The name of the Theobroma plant genus comes from the Greek for “food of the gods.” The billions of people who love Theobroma cacao, the main ingredient in chocolate, would be inclined to agree. Now cacao’s cousin Theobroma grandiflorum (“large flower”) is blossoming into the spotlight.
Brazilians call this fruit cupuaçu (pronounced coo-poo-asoo) and either eat it raw or incorporate it into sweets. With its tangy flavor and cocoa-meets-pineapple scent, it’s little wonder that Brazilians have found many uses for the plant. Recently, South American creameries have turned cupuaçu into an ice cream flavor, while brewers have started making sour and saison-style beers with it. Although it’s appearing in novel forms, this is no newfangled fruit. Tribes in the Amazon rainforest have relied on cupuaçu for centuries.
Western tastemakers may be looking to cupuaçu as their next big trend—it’s already served alongside the açai berry (an Amazonian “superfood,” now popular in both North and South America). Some companies have even taken the upscale confection route with bean-to-bar cupuaçu products. Reviewers describe cupuaçu candy bars as rich and nutty, with a ganache-like texture and an acidity evocative of “yellow exotic fruits.” The bar is reminiscent of high-quality milk chocolate that lacks the characteristic bite of darker varieties.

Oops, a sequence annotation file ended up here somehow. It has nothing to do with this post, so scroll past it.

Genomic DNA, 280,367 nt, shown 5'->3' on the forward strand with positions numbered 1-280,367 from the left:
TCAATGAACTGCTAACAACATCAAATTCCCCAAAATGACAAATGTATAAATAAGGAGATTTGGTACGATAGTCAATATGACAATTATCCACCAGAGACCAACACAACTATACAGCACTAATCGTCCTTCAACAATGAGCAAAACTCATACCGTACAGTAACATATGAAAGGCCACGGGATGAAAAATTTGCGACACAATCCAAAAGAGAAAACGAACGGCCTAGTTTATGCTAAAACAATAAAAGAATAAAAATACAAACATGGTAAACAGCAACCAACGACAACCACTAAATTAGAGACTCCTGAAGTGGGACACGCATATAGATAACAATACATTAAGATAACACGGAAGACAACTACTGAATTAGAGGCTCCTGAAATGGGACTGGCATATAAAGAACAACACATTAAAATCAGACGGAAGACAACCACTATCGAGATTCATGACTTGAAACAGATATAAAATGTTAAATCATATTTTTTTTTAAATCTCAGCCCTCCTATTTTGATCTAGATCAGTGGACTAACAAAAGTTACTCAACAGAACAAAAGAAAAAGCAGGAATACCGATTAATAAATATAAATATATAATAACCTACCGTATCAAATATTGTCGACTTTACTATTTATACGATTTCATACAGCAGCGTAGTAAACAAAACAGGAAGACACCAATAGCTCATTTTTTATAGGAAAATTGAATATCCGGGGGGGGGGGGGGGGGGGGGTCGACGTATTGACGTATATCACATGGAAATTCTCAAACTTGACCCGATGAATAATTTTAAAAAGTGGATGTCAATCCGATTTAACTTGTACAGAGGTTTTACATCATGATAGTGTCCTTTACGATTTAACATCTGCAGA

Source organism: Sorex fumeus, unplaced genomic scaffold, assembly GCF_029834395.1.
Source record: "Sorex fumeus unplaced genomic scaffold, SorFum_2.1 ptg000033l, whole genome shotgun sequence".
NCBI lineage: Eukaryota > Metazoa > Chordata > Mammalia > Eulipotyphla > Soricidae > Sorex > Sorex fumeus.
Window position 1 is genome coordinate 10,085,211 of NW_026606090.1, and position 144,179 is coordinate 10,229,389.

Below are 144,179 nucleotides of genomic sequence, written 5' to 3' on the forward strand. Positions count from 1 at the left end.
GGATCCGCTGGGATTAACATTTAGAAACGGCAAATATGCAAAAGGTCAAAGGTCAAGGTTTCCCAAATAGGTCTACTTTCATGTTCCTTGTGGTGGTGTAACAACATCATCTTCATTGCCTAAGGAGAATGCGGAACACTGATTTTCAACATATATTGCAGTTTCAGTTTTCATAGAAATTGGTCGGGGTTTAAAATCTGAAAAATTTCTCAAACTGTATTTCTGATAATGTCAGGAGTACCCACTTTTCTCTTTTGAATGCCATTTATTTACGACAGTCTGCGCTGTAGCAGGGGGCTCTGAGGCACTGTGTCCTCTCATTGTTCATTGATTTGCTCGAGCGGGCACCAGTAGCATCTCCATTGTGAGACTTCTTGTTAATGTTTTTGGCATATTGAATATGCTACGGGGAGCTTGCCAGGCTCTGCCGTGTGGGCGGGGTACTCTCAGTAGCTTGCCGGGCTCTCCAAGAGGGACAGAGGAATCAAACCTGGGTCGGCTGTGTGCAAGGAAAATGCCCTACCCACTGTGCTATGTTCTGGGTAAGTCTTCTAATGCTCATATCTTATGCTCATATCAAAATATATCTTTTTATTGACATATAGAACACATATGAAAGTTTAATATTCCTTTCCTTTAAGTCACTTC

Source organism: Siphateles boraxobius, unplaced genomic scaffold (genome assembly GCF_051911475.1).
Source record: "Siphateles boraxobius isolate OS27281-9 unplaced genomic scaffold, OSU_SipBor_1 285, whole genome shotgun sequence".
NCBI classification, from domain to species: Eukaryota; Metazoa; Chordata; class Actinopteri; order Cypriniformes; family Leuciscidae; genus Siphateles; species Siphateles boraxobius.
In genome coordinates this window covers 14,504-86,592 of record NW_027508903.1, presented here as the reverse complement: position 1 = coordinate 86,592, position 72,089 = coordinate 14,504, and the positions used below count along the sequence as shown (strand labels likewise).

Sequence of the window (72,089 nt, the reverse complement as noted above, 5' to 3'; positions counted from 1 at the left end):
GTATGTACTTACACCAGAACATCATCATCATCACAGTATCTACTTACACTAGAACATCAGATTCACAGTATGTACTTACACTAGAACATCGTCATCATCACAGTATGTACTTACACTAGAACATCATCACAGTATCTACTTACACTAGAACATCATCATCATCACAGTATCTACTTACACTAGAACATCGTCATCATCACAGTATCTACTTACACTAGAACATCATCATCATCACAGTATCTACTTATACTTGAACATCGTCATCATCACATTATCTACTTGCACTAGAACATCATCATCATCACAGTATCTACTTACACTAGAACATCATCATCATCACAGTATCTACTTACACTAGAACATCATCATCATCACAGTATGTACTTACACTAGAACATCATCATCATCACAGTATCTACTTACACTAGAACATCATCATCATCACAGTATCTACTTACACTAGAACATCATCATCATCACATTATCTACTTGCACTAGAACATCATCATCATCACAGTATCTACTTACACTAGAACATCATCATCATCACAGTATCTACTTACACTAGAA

Beyond these embellished interpretations, just how does the raw cupuaçu taste? Pretty delicious. Its flesh is soft and sour, with a juice that carries hints of pear and banana.
Need to Know
Some companies, such as Wildness (based in New Zealand) sell cupuaçu-based bars online. In Brazil, cupuaçu-based desserts are common, and the raw fruit can be found in and around the Amazon rainforest.